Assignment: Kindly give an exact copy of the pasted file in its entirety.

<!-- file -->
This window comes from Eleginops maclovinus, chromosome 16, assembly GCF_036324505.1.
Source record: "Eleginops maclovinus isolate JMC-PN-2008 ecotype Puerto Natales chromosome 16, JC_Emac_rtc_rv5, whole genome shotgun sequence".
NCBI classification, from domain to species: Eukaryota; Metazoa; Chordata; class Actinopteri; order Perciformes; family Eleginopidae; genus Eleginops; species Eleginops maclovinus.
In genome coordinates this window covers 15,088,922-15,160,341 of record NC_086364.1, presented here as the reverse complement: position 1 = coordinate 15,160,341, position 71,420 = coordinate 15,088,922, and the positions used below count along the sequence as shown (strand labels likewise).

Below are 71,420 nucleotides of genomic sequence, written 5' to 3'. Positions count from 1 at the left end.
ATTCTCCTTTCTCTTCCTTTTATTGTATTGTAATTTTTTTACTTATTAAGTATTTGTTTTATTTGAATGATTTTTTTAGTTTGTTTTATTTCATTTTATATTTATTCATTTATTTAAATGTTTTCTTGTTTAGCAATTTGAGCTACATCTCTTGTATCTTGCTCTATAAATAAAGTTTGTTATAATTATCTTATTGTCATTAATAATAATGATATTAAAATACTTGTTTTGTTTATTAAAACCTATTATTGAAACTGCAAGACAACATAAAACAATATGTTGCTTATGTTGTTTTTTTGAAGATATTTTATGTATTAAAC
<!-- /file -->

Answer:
This window comes from Eleginops maclovinus, chromosome 16, assembly GCF_036324505.1.
Source record: "Eleginops maclovinus isolate JMC-PN-2008 ecotype Puerto Natales chromosome 16, JC_Emac_rtc_rv5, whole genome shotgun sequence".
NCBI classification, from domain to species: Eukaryota; Metazoa; Chordata; class Actinopteri; order Perciformes; family Eleginopidae; genus Eleginops; species Eleginops maclovinus.
In genome coordinates this window covers 15,088,922-15,160,341 of record NC_086364.1, presented here as the reverse complement: position 1 = coordinate 15,160,341, position 71,420 = coordinate 15,088,922, and the positions used below count along the sequence as shown (strand labels likewise).

Below are 71,420 nucleotides of genomic sequence, written 5' to 3'. Positions count from 1 at the left end.
ATTCTCCTTTCTCTTCCTTTTATTGTATTGTAATTTTTTTACTTATTAAGTATTTGTTTTATTTGAATGATTTTTTTAGTTTGTTTTATTTCATTTTATATTTATTCATTTATTTAAATGTTTTCTTGTTTAGCAATTTGAGCTACATCTCTTGTATCTTGCTCTATAAATAAAGTTTGTTATAATTATCTTATTGTCATTAATAATAATGATATTAAAATACTTGTTTTGTTTATTAAAACCTATTATTGAAACTGCAAGACAACATAAAACAATATGTTGCTTATGTTGTTTTTTTGAAGATATTTTATGTATTAAAC